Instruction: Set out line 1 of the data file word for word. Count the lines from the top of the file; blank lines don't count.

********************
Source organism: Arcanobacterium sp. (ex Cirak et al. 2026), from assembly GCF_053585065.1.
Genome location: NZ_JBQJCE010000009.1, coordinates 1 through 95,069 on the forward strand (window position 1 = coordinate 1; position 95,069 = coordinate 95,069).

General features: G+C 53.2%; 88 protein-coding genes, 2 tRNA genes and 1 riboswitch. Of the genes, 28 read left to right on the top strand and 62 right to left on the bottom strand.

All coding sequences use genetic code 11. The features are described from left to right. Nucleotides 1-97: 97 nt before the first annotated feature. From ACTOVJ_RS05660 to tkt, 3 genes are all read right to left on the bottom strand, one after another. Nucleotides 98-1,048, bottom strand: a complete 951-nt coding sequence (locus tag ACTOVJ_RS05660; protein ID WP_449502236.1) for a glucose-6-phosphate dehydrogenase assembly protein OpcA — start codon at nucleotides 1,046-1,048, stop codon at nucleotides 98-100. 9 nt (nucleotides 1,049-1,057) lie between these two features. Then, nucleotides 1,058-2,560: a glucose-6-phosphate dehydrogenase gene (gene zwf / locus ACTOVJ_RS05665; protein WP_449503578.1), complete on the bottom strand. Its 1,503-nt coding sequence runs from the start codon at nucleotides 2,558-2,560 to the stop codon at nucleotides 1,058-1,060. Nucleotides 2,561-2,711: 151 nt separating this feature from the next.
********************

Source organism: Arcanobacterium sp. (ex Cirak et al. 2026), from assembly GCF_053585065.1.